Our duty to patients, taxpayers and our NHS people is to ensure education and training funds are used effectively and distributed fairly in relation to patient need. Across the NHS, this means we must have open and honest conversations, based on evidence about effectiveness, outcomes, and value for money, about how this money is currently spent and whether it can be spent better.
An example of this is the funding of postgraduate medical training posts, which have so far been distributed across England, based on historical arrangements. These posts are sometimes not well aligned with patient needs and this means they don’t provide the level of some of the services required by local populations. The distribution also does not reflect the availability of clinical opportunities for training.
While doctors in training provide services to patients and are therefore an integral part of the workforce, they are one of many parts. We must take the opportunity to align the numbers of doctors in training with the development of wider multi-disciplinary teams. Better utilisation of the unique and shared skills across our professions enables us to better meet the overall healthcare needs of local populations, regardless of geography.
Over the past 18-months, COVID has shown the extent of health inequalities even more starkly than before and has emphasised the need for us to take action on the fairer distribution of medical specialty training posts based on population need and the better realisation of the potential of all of our workforce.
Health-care workers are critical as agents of social change for inequalities. Public health is everyone’s business. The pandemic has created an opportunity to rethink how we work across all professions to ensure we rebuild more equal services, with public and population health addressing health inequalities as much a part of conversations in emergency departments as it is in primary care.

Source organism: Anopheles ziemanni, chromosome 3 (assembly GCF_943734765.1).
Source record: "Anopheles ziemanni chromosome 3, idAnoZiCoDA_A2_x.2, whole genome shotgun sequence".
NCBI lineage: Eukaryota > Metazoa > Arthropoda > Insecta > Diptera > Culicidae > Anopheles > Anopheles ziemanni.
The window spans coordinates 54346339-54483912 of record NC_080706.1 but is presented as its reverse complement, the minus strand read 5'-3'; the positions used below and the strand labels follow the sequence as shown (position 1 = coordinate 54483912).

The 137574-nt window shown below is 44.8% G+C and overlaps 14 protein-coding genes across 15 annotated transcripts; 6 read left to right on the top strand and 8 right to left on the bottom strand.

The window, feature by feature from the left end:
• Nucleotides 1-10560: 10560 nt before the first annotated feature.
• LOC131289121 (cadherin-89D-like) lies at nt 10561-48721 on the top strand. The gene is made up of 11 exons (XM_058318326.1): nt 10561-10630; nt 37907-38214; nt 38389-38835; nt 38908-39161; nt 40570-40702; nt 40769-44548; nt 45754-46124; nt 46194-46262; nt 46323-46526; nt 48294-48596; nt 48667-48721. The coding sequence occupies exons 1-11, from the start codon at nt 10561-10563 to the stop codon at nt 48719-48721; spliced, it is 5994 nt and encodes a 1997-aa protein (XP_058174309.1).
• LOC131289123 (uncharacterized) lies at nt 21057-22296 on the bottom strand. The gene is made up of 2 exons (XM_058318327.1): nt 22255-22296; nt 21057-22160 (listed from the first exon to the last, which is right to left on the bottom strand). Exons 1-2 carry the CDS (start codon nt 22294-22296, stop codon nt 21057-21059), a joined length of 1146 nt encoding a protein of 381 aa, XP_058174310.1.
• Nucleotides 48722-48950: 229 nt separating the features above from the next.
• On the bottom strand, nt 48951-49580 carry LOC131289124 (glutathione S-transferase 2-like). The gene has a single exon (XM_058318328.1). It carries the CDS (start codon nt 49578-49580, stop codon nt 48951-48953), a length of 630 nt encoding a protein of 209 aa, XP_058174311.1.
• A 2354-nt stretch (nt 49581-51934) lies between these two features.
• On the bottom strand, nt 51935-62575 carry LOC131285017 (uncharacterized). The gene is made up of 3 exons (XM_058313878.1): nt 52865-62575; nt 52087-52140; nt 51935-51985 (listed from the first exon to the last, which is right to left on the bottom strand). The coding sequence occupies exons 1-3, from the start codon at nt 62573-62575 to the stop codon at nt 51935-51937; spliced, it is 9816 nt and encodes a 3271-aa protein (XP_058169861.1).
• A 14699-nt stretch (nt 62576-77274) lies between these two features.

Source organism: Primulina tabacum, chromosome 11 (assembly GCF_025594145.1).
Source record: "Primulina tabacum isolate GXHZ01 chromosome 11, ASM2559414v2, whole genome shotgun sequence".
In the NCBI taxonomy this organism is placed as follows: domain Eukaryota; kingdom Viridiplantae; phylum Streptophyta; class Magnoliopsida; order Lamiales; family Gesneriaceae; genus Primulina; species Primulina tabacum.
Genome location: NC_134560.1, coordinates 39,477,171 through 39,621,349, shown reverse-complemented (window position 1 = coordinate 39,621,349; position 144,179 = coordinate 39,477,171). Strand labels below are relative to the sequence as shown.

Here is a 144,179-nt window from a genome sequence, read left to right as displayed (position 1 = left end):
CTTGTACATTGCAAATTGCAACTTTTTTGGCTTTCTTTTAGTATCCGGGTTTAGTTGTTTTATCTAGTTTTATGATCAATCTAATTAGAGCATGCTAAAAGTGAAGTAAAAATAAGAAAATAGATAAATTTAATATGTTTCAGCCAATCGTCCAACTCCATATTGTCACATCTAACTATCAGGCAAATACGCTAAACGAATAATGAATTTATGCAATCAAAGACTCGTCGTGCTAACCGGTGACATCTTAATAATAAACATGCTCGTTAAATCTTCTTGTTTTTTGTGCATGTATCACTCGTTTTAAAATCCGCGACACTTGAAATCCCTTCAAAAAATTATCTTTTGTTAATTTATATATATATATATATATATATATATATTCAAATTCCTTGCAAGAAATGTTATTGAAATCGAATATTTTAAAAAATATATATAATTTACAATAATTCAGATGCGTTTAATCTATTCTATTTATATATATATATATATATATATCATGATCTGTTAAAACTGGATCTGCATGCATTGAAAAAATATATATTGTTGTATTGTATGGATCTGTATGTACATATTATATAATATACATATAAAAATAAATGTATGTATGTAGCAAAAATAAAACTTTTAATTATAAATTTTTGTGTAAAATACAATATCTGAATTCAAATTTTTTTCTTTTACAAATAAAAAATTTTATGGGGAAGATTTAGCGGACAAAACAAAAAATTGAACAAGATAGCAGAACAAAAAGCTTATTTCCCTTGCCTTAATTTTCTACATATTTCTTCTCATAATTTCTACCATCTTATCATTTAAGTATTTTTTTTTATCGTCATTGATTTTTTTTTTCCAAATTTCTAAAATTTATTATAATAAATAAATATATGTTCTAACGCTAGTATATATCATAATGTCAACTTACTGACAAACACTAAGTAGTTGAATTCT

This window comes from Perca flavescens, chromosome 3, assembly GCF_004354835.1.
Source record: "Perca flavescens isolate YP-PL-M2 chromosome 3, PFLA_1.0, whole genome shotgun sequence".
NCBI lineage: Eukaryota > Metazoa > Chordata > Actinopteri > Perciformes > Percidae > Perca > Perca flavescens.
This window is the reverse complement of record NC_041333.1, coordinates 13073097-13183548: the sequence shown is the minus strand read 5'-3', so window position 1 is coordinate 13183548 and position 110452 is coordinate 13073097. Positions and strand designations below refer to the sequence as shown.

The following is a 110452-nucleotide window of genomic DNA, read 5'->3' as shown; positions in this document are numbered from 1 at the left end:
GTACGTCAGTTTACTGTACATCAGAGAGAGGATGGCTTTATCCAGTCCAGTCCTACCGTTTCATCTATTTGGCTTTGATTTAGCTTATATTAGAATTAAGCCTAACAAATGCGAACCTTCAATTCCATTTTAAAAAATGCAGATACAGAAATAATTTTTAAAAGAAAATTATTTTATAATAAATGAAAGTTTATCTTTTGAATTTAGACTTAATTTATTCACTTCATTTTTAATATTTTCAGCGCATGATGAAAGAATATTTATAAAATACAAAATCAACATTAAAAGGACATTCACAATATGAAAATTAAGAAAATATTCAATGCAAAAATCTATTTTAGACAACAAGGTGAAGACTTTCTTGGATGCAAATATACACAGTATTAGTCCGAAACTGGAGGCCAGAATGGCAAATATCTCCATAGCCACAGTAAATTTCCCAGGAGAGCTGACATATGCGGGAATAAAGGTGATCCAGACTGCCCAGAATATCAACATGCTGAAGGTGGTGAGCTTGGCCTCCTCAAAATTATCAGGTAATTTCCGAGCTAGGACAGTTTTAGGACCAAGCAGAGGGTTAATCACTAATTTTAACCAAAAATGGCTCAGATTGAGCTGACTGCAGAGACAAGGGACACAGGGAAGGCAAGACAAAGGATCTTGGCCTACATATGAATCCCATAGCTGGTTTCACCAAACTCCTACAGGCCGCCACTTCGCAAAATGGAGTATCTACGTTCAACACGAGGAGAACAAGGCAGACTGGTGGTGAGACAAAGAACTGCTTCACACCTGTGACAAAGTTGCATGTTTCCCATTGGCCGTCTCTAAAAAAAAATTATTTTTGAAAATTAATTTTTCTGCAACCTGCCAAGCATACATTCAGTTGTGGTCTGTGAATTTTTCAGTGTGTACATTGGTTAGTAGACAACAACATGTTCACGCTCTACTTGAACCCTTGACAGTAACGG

HEE and NHS England and Improvement are working together to support organisations and systems to build high-quality multi-disciplinary teams, with the right education, training, experience and behaviours. This will ensure a more equitable distribution of training places across England and the realisation of the potential across all of our professions, supporting providers and systems to transform and redesign workforce models.
An example of this is the Extended Surgical Team. This is a trained multi-professional team, supporting patients across the entire surgical care pathway. It is made up of a multi-professional group of staff bringing together consultant surgeons, doctors in training, SAS doctors, with our extended team of advanced clinical practitioners (ACPs), physician associates (PAs), prescribing pharmacists, surgical care practitioners (SCPs) etc. Teams are tailored to the trusts and specialty pathway and our workforce transformation teams are on hand to facilitate these discussions.
The programme is being introduced through eight HEE supported Extended Surgical Team pilots across England and will be evaluated to enable shared learning and adoption at scale. The first-year report is due to be published at the end of the year.
However, changing the distribution of training programmes is a long-term project that is starting in 2022 and will allow us to better align doctors in training with service and patient and population need in the future. By transforming and shaping modern workforce models in a fully integrated multi-disciplinary way, we will ensure together we can tackle health inequalities, realise the potential of all professions and create a workforce fit for the future.
Professor Wendy Reid, Director Education & Quality, Medical Director
Professor Mark Radford, Chief Nurse
Beverley Harden, Allied Health Professions Lead
This Page was last updated on: 1 December 2021